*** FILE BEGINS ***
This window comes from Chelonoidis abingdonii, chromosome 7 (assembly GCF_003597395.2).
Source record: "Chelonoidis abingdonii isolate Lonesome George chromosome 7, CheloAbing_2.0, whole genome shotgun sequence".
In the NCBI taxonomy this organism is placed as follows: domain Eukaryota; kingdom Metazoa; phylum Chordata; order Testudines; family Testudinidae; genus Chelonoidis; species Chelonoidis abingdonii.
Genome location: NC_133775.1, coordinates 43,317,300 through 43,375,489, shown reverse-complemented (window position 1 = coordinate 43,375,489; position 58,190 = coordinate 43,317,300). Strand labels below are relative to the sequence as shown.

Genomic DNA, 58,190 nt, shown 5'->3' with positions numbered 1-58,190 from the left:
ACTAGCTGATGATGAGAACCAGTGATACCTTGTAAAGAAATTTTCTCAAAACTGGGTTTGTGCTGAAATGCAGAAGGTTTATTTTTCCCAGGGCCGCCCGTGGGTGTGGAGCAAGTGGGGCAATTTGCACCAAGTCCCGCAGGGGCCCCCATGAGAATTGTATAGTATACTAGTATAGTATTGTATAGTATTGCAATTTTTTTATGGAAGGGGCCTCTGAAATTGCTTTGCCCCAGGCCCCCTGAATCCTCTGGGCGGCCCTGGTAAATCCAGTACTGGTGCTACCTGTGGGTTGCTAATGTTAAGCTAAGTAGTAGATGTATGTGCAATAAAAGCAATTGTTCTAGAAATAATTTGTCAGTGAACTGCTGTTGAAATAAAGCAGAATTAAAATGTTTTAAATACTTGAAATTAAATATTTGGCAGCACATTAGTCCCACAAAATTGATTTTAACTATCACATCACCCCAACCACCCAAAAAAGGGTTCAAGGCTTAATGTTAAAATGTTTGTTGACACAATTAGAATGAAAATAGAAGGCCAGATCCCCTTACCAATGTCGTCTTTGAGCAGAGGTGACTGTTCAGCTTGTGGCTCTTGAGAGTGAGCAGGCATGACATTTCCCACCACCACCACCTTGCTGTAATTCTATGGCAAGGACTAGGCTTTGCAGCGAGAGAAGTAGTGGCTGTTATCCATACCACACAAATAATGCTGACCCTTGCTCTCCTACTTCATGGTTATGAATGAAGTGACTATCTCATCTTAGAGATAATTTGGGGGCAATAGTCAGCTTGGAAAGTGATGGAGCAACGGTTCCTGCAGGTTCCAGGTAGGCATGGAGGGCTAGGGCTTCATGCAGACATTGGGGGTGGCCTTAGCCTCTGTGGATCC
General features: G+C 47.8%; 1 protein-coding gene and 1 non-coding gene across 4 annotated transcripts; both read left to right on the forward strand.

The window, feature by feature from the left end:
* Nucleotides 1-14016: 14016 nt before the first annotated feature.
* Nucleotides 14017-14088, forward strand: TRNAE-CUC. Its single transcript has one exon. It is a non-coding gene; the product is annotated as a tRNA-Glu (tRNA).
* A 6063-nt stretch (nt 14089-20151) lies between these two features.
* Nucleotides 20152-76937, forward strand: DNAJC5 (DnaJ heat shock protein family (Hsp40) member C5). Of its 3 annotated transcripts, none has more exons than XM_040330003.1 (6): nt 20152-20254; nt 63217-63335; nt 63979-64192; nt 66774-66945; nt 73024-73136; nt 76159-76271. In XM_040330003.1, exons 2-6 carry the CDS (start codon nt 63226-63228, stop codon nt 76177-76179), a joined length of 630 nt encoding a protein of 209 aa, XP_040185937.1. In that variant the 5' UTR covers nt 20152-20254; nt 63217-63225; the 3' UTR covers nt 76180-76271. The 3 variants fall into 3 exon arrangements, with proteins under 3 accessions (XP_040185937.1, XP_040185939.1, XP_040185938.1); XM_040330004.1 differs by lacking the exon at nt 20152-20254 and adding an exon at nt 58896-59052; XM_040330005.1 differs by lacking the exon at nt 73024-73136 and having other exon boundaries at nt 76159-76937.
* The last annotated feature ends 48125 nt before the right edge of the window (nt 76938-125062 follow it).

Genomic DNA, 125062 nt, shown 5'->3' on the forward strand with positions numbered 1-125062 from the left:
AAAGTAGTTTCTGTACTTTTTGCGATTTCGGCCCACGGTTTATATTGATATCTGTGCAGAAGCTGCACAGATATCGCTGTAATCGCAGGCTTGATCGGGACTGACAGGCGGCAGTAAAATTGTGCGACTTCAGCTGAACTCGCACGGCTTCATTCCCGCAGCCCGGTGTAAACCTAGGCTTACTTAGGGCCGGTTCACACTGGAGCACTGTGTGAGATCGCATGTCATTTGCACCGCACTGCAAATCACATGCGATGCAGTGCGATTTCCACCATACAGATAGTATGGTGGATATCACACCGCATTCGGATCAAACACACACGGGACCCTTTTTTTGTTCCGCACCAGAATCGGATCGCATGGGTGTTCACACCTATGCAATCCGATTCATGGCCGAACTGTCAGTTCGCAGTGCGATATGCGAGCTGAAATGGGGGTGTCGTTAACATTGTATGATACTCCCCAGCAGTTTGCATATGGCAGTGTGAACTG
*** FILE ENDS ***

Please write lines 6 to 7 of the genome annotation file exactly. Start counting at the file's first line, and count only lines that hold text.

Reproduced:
ACTAGCTGATGATGAGAACCAGTGATACCTTGTAAAGAAATTTTCTCAAAACTGGGTTTGTGCTGAAATGCAGAAGGTTTATTTTTCCCAGGGCCGCCCGTGGGTGTGGAGCAAGTGGGGCAATTTGCACCAAGTCCCGCAGGGGCCCCCATGAGAATTGTATAGTATACTAGTATAGTATTGTATAGTATTGCAATTTTTTTATGGAAGGGGCCTCTGAAATTGCTTTGCCCCAGGCCCCCTGAATCCTCTGGGCGGCCCTGGTAAATCCAGTACTGGTGCTACCTGTGGGTTGCTAATGTTAAGCTAAGTAGTAGATGTATGTGCAATAAAAGCAATTGTTCTAGAAATAATTTGTCAGTGAACTGCTGTTGAAATAAAGCAGAATTAAAATGTTTTAAATACTTGAAATTAAATATTTGGCAGCACATTAGTCCCACAAAATTGATTTTAACTATCACATCACCCCAACCACCCAAAAAAGGGTTCAAGGCTTAATGTTAAAATGTTTGTTGACACAATTAGAATGAAAATAGAAGGCCAGATCCCCTTACCAATGTCGTCTTTGAGCAGAGGTGACTGTTCAGCTTGTGGCTCTTGAGAGTGAGCAGGCATGACATTTCCCACCACCACCACCTTGCTGTAATTCTATGGCAAGGACTAGGCTTTGCAGCGAGAGAAGTAGTGGCTGTTATCCATACCACACAAATAATGCTGACCCTTGCTCTCCTACTTCATGGTTATGAATGAAGTGACTATCTCATCTTAGAGATAATTTGGGGGCAATAGTCAGCTTGGAAAGTGATGGAGCAACGGTTCCTGCAGGTTCCAGGTAGGCATGGAGGGCTAGGGCTTCATGCAGACATTGGGGGTGGCCTTAGCCTCTGTGGATCC
General features: G+C 47.8%; 1 protein-coding gene and 1 non-coding gene across 4 annotated transcripts; both read left to right on the forward strand.